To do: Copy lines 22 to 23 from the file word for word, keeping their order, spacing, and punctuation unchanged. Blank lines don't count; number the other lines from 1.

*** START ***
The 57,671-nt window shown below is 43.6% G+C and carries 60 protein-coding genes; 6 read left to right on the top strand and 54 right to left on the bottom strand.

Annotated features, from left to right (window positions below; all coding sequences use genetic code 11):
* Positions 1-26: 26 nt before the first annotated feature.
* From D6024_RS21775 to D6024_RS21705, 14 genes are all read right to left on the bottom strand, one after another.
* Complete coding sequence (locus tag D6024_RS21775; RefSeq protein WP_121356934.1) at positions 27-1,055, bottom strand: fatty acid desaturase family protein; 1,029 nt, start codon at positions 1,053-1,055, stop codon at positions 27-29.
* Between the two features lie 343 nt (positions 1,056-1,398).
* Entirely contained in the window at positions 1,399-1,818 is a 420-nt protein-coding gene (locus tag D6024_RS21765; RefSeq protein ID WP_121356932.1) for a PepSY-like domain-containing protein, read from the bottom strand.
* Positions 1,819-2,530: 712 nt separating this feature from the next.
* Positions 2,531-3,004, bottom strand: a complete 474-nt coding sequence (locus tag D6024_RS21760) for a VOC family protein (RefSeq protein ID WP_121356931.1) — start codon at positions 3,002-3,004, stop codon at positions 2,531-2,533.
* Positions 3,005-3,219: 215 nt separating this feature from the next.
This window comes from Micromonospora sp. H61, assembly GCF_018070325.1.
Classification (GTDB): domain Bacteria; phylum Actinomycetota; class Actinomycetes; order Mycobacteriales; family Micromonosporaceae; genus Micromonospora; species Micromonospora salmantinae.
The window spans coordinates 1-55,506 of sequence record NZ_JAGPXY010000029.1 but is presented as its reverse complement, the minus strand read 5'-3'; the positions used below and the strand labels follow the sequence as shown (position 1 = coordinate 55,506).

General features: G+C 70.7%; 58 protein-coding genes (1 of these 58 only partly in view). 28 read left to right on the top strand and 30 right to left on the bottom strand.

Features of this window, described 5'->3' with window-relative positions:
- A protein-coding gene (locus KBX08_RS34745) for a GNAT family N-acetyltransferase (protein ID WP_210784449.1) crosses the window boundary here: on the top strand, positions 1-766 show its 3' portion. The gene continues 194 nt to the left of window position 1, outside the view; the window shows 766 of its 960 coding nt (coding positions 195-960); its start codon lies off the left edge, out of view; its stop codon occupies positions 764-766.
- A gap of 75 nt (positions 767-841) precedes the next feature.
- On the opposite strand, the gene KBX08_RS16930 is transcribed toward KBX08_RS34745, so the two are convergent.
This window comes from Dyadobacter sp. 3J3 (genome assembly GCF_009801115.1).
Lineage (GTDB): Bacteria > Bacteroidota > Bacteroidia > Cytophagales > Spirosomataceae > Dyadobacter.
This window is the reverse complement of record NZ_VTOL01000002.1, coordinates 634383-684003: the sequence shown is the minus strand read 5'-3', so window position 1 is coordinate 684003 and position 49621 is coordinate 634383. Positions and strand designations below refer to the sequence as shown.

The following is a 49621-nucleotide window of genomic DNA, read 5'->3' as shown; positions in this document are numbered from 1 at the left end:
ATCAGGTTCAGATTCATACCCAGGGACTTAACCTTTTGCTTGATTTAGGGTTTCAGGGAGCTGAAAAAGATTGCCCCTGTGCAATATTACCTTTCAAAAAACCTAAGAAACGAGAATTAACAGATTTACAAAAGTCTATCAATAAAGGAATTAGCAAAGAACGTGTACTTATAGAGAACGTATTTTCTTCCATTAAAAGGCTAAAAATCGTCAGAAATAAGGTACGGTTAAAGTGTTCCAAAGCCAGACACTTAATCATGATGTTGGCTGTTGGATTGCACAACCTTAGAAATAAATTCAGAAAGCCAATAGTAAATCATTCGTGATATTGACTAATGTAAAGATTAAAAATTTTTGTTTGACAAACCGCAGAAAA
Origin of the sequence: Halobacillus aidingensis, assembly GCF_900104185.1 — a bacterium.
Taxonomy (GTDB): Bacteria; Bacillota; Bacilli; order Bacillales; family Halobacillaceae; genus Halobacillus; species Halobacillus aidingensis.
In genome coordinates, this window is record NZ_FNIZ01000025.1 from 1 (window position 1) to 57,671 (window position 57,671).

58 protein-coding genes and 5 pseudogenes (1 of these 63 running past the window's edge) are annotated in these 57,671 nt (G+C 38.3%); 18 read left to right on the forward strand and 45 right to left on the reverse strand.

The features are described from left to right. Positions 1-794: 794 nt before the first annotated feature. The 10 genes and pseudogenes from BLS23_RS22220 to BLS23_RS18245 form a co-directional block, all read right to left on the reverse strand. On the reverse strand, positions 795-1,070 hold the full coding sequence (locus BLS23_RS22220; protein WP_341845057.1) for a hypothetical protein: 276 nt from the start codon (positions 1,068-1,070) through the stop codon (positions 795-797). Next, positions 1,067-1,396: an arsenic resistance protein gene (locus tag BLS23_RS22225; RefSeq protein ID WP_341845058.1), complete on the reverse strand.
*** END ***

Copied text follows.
The following is a 49621-nucleotide window of genomic DNA, read 5'->3' as shown; positions in this document are numbered from 1 at the left end:
ATCAGGTTCAGATTCATACCCAGGGACTTAACCTTTTGCTTGATTTAGGGTTTCAGGGAGCTGAAAAAGATTGCCCCTGTGCAATATTACCTTTCAAAAAACCTAAGAAACGAGAATTAACAGATTTACAAAAGTCTATCAATAAAGGAATTAGCAAAGAACGTGTACTTATAGAGAACGTATTTTCTTCCATTAAAAGGCTAAAAATCGTCAGAAATAAGGTACGGTTAAAGTGTTCCAAAGCCAGACACTTAATCATGATGTTGGCTGTTGGATTGCACAACCTTAGAAATAAATTCAGAAAGCCAATAGTAAATCATTCGTGATATTGACTAATGTAAAGATTAAAAATTTTTGTTTGACAAACCGCAGAAAA